Medicare coverage for Podiatry is available when it’s medically essential. For some, routine foot care includes pedicures and foot rubs. Although, for people with Diabetes and Arthritis, routine foot care requires a podiatrist.
Podiatrists specialize in the foot, ankle and lower leg. Most commonly, ingrown toenails, heel spurs, fallen arches, plantar fasciitis, and foot/ankle injuries are reasons to see a specialist.
Podiatrists focus on treating people with issues like Diabetes, Peripheral Arterial Disease (PAD), as well as Advanced Arterial Ischemia.
Does Medicare Cover Podiatry
Medically necessary podiatry care has Medicare coverage. So, what is medically necessary?
Conditions and their treatment options include some of the following:
Hammertoes is a painful condition around the heel bone leading to inflammation; inflammation in the muscle imbalances and deforms the toe causing it to look like a “hammer.”
Treatment includes cortisone shots to decrease the inflammation. However, your podiatrist can create a shoe insert for cushioning.
Stress fractures come from continuous force to a specific area causing microscopic fractures. Common causes of stress fractures include walking, running, exercising, and sports that involve constant jumping.
Also, stress fractures heal on their own after using crutches or a walking boot. In some cases the fracture won’t heal due because it’s in a complex bone in the foot; surgical intervention could be a requirement.
Those that need a walking-boot for immobilization treatment after orthopedic surgery or for treatment are eligible. However, those that need a walking boot to relieve pressure or help with ulcers, there is no benefit.
Therapeutic shoes for diabetes ulcer prevention may be available, talk to your doctor.
Plantar Fasciitis is when the plantar fascia starts to tear causing inflammation that causes severe pain with weight-bearing and walking. Pain is usually the worst in the morning.
During the night while sleeping, the calf and foot muscles tighten up. However, treatment for Plantar Fasciitis includes physical therapy for proper stretching exercises, wearing a night splint, cortisone shots, and surgical intervention.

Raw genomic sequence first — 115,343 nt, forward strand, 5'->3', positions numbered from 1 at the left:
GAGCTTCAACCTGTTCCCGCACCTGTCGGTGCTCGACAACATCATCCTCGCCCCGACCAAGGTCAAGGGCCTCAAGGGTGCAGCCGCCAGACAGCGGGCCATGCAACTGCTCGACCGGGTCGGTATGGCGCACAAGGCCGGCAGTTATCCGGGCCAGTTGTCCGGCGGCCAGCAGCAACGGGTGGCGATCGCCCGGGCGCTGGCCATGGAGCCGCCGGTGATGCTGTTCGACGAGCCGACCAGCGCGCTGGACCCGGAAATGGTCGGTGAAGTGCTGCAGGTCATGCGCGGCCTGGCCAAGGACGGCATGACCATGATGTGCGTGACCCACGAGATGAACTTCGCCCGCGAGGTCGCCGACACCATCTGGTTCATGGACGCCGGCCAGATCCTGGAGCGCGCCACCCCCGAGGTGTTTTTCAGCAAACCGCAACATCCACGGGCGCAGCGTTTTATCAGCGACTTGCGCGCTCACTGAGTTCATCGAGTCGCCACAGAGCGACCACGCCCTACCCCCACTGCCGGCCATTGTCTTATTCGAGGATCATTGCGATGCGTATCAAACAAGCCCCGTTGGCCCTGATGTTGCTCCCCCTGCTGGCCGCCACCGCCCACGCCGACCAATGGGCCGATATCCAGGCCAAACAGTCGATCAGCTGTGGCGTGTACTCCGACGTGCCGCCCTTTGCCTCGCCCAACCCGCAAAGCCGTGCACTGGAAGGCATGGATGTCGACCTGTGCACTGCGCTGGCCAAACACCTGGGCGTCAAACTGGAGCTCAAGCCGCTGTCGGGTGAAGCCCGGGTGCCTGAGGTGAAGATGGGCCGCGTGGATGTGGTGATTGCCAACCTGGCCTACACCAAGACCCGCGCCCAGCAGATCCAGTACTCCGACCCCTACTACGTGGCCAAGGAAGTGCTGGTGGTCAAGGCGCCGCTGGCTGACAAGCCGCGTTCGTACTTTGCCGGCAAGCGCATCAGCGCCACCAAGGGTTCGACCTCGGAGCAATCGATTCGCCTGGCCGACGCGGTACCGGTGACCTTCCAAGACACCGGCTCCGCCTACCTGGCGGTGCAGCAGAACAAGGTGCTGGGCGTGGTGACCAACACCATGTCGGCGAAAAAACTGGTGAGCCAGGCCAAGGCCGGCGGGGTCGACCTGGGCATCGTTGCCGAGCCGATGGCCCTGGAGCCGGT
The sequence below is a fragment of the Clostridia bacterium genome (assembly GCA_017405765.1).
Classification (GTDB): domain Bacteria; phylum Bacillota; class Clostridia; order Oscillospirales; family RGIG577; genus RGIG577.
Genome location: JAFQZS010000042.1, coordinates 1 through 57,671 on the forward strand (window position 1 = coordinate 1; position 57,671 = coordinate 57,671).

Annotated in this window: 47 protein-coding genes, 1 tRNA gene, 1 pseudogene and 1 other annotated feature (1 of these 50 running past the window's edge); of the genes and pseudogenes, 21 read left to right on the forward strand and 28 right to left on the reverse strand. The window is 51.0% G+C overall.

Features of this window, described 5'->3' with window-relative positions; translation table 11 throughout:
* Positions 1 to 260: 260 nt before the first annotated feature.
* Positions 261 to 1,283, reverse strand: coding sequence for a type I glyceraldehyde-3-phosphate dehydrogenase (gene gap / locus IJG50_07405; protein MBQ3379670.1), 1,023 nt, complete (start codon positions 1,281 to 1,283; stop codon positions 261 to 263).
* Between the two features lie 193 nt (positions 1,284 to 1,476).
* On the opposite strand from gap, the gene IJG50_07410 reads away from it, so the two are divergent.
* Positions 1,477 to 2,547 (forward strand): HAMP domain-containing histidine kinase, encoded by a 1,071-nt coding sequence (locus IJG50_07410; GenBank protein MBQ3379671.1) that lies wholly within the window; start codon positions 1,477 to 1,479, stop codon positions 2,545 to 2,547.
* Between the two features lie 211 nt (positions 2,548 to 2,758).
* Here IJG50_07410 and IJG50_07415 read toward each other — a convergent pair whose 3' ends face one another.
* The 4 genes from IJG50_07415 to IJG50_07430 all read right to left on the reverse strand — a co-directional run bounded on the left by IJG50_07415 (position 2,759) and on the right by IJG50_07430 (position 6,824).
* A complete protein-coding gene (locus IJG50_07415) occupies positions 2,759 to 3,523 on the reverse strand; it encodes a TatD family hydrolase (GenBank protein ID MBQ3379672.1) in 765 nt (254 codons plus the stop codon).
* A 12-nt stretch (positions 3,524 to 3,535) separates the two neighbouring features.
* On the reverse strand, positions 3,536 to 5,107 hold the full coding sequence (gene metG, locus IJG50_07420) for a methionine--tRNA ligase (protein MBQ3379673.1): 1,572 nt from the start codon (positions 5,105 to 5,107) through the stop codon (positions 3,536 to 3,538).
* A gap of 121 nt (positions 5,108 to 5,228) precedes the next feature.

If your podiatry doctor recommends orthotics for Plantar Fasciitis, Medicare coverage isn’t available.
Peripheral Neuropathy is from nerve damage. Once damage occurs, those nerves can’t send messages from the spinal cord and brain to other parts of the body.
Most commonly, when Peripheral Neuropathy affects the feet, a person will feel pain, burning, numbness, tingling, and weakness.
Common causes of Peripheral Neuropathy include:
- Neurological disorders like Spina Bifida
- An injury to the foot
- Toxin exposure
- Autoimmune disease
- Vitamin deficiency
- Chronic alcoholism
There is no cure; however, they can help treat symptoms of the disease. The most common source of treatment is pain pills; however, this can include topical creams, gels, and patches.
A cortisone sympathetic nerve block can be done for short pain relief. Speak with your doctor for a complete list of their treatment options.
Bunions are a bony lump on the big toe that causes bone deformity, pain, and stiffness. When treatment fails, such as a bunion pad, toe spacer or shoe inserts, surgery may be necessary.
If your podiatry doctor does suggest bunion surgery, it’s likely that Medicare coverage is available.
Morton’s Neuroma which is irritation of the nerves leading to the toes. A common sign is a numbness and pain. Also, treatment can include a metatarsal pad, cortisone shots, and surgical intervention.
When is Podiatry Not Covered by Medicare Benefits
There are a variety of conditions that aren’t medically necessary.
Routine care is not medically necessary and some of those treatments include:
- Nail trimming
- Cleaning and soaking of the feet
- Corn and callus removal
- Preventative maintenance
- Flat foot treatment
- Orthopedic shoes and other devices unless it’s an integral brace like an AFO
Does Medicare Cover Podiatry for Ingrown Toenails
Medicare doesn’t usually have coverage for Podiatry services involving toenail clipping and corn/callus removal. However, in special situations, you may have coverage.
If clipping your toenails is hazardous without the help of a doctor, you may have coverage. It’s best to talk to your doctor about the services they advise.
Although, those with diabetes or circulation issues suffering from an ingrown toenail need to seek medical care. A doctor will likely clip the nail and prescribe medicine to treat the infection.
Your doctor may suggest surgery to remove all or a portion of the ingrown nail.
How to Get Additional Medicare Podiatry Coverage
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